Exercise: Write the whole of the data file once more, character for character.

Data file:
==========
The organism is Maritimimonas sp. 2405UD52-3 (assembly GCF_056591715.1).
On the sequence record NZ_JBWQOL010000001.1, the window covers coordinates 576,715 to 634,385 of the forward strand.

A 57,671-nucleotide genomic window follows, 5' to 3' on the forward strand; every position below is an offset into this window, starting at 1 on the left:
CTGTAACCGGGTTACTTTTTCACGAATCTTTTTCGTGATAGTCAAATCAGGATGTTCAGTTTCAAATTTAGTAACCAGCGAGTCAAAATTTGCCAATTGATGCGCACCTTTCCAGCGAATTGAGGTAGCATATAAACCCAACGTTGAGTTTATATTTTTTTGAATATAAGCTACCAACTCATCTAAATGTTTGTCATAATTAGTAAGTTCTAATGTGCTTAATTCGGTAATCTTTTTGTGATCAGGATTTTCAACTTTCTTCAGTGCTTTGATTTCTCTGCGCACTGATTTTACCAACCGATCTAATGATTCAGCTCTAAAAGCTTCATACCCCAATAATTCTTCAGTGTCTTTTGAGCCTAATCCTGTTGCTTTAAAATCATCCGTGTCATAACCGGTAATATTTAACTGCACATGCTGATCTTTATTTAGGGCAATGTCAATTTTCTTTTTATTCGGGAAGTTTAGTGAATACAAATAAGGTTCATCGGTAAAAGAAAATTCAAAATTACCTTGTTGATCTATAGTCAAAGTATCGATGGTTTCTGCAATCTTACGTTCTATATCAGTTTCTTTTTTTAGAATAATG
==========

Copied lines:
The organism is Maritimimonas sp. 2405UD52-3 (assembly GCF_056591715.1).
On the sequence record NZ_JBWQOL010000001.1, the window covers coordinates 576,715 to 634,385 of the forward strand.

A 57,671-nucleotide genomic window follows, 5' to 3' on the forward strand; every position below is an offset into this window, starting at 1 on the left:
CTGTAACCGGGTTACTTTTTCACGAATCTTTTTCGTGATAGTCAAATCAGGATGTTCAGTTTCAAATTTAGTAACCAGCGAGTCAAAATTTGCCAATTGATGCGCACCTTTCCAGCGAATTGAGGTAGCATATAAACCCAACGTTGAGTTTATATTTTTTTGAATATAAGCTACCAACTCATCTAAATGTTTGTCATAATTAGTAAGTTCTAATGTGCTTAATTCGGTAATCTTTTTGTGATCAGGATTTTCAACTTTCTTCAGTGCTTTGATTTCTCTGCGCACTGATTTTACCAACCGATCTAATGATTCAGCTCTAAAAGCTTCATACCCCAATAATTCTTCAGTGTCTTTTGAGCCTAATCCTGTTGCTTTAAAATCATCCGTGTCATAACCGGTAATATTTAACTGCACATGCTGATCTTTATTTAGGGCAATGTCAATTTTCTTTTTATTCGGGAAGTTTAGTGAATACAAATAAGGTTCATCGGTAAAAGAAAATTCAAAATTACCTTGTTGATCTATAGTCAAAGTATCGATGGTTTCTGCAATCTTACGTTCTATATCAGTTTCTTTTTTTAGAATAATG